The Morning-Night Owl


I don’t know about other writers, but I’m a perpetual night owl. I like the idea of mornings — the idea of getting up and sitting next to the window as the sun rises with a hot cup of coffee in one hand and a pen in the other. I just can’t seem to make that idealization a reality.

Two nights ago, I vowed that I would go to sleep “early,” especially since I had class the next day. Early (for me) turned out to be 2 AM, and I was all set for a good night’s sleep. However, while on my way to the kitchen for a glass of water, I happened to glance out the window. Big mistake. Gone was the dark, shadowless night. Gone were the remnants of the spring day. And gone was my desire to go to bed. A fresh layer of snow (a lot of snow, given that there hadn’t been a drop of it left for weeks) covered the ground, the cars. It settled upon the branches of the distant trees and glistened bronze in the streetlight. Before I could stop the poetry from forming, a stream of words — usually flowing subconsciously somewhere in the back of my mind — sprang forth into form and shape, syntax and diction. Bedtime would have to wait.

I grabbed my notebook and sat next to the window, and I wrote until the words stopped writing themselves onto the page. That wasn’t until 4 AM.

It was then that I realized that I am a morning person. Just not the sunrise, early bird kind. I’m a morning-night person. While the rest of the world is sleeping, I come alive. Beyond my window, the morning-night is a time of subtle, quiet colors and muted city life. Everything stands so still, especially in wintry months. For my process to work, I have to wait for the analytical, constant questioning part of my brain to fall silent. When this happens, something within me gives way to poetic thoughts, to my quieter, more abstract musings.

When spring arrives, I lament the melting snow. The loss of blurred, white lines against the horizon. I mourn the disappearance of the crisp syntactic air filled with wood smoke, the crunch of my boots against ice, and that specific biting way the wind strikes me awake. But, more than anything, I miss the shades of darkness: the ever-shifting layers of shadow — yellow and red and gray-blue — coming and going with the in and out of day. Many people despair over eighteen hours of darkness. The darkness that arrives suddenly in the heart of winter and seems to blend everything together. But I have always walked in the darkness, in my nighttime mental passages. It’s where I’ve always felt most at home, free and invisible. When my muse finally exhales all the words that I carry within me.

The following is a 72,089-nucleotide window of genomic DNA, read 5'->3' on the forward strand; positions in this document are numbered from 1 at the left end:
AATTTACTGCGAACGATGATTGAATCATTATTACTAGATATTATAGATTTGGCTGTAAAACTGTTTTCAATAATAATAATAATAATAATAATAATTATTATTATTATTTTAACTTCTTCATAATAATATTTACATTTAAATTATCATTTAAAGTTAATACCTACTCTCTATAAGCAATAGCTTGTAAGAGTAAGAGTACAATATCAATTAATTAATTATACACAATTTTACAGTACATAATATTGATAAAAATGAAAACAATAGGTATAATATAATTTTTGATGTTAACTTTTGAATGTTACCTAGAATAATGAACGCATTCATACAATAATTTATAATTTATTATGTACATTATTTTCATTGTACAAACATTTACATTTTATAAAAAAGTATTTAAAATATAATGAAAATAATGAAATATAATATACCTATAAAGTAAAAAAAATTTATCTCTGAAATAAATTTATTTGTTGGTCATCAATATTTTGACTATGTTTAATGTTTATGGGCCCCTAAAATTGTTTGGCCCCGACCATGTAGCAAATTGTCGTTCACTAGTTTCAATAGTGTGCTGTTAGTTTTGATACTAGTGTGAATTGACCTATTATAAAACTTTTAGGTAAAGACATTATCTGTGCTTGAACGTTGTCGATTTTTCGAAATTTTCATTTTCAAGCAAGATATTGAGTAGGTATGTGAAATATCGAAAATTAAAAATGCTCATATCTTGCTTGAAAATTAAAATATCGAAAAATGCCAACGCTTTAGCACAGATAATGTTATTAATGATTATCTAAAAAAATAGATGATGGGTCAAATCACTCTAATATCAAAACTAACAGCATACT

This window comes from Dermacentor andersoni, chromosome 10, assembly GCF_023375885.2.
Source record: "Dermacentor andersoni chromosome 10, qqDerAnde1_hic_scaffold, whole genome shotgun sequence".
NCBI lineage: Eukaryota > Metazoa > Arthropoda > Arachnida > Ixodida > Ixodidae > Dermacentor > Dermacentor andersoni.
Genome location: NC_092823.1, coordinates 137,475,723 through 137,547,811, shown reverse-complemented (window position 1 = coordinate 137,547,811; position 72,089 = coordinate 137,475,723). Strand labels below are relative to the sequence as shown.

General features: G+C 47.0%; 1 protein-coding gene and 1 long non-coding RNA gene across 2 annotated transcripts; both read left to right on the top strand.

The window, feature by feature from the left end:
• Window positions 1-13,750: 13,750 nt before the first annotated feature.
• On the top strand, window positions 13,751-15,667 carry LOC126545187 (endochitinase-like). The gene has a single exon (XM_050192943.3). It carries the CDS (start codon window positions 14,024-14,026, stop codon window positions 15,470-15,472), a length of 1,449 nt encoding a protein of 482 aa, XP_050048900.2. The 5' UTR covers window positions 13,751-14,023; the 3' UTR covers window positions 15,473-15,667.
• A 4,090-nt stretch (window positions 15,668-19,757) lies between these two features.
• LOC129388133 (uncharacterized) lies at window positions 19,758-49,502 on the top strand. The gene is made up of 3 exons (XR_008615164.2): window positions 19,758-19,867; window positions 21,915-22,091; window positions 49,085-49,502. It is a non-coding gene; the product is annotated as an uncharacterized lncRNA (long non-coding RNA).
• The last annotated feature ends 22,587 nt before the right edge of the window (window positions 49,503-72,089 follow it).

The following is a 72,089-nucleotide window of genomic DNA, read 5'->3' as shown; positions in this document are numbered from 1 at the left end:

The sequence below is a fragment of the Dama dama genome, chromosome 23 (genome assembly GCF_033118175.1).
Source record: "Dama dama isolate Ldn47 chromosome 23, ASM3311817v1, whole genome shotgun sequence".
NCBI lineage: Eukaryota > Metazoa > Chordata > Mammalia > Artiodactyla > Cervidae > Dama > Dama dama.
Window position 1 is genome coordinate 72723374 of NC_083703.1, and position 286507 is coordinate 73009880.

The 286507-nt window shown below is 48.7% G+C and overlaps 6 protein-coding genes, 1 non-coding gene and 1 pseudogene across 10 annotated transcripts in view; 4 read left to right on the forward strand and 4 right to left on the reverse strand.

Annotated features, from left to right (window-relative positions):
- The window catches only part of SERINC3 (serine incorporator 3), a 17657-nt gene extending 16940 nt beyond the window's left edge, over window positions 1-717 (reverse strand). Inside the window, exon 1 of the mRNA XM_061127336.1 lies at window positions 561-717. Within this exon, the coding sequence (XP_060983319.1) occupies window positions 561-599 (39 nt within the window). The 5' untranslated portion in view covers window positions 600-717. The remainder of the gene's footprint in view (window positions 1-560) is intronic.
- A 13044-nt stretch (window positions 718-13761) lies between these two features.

So I’ve learned over time that, yes, perhaps the early bird does catch the worm, but the morning-night owl takes flight among the stars.


What time of day do you come alive? When do you prefer to write? When does your muse seem most active? Let me know in the comments!


21 thoughts on “The Morning-Night Owl

  1. I’m happiest in life when I can sleep and wake on my own schedule (for me it’s about 20 hours awake, 9 asleep) I prefer to write late in the evening when my body and brain are focused. However, with the day job, that isn’t possible, and I do miss it. I try to stay up on the weekends, but after days of 7:30 alarm clocks, my brain is as cranky as a tired toddler. One day, I’ll get my “natural” schedule back. I hope.